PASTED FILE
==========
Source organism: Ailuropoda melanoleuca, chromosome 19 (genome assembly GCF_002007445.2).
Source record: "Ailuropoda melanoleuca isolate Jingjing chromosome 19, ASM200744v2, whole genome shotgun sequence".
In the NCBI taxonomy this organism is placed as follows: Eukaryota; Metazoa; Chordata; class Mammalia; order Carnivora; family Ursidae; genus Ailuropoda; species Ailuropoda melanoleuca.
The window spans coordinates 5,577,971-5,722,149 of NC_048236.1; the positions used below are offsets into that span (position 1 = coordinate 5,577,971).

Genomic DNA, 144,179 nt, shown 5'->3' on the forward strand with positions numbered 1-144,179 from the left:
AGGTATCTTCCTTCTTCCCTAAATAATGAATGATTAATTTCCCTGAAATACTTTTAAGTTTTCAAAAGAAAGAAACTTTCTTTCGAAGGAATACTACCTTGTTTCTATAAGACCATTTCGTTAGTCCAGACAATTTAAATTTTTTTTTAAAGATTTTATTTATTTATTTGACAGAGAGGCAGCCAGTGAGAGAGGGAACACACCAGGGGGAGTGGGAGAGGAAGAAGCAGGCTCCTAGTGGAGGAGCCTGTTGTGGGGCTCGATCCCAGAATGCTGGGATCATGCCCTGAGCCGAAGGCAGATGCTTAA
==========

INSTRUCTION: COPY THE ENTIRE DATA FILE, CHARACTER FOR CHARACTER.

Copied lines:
Source organism: Ailuropoda melanoleuca, chromosome 19 (genome assembly GCF_002007445.2).
Source record: "Ailuropoda melanoleuca isolate Jingjing chromosome 19, ASM200744v2, whole genome shotgun sequence".
In the NCBI taxonomy this organism is placed as follows: Eukaryota; Metazoa; Chordata; class Mammalia; order Carnivora; family Ursidae; genus Ailuropoda; species Ailuropoda melanoleuca.
The window spans coordinates 5,577,971-5,722,149 of NC_048236.1; the positions used below are offsets into that span (position 1 = coordinate 5,577,971).

Genomic DNA, 144,179 nt, shown 5'->3' on the forward strand with positions numbered 1-144,179 from the left:
AGGTATCTTCCTTCTTCCCTAAATAATGAATGATTAATTTCCCTGAAATACTTTTAAGTTTTCAAAAGAAAGAAACTTTCTTTCGAAGGAATACTACCTTGTTTCTATAAGACCATTTCGTTAGTCCAGACAATTTAAATTTTTTTTTAAAGATTTTATTTATTTATTTGACAGAGAGGCAGCCAGTGAGAGAGGGAACACACCAGGGGGAGTGGGAGAGGAAGAAGCAGGCTCCTAGTGGAGGAGCCTGTTGTGGGGCTCGATCCCAGAATGCTGGGATCATGCCCTGAGCCGAAGGCAGATGCTTAA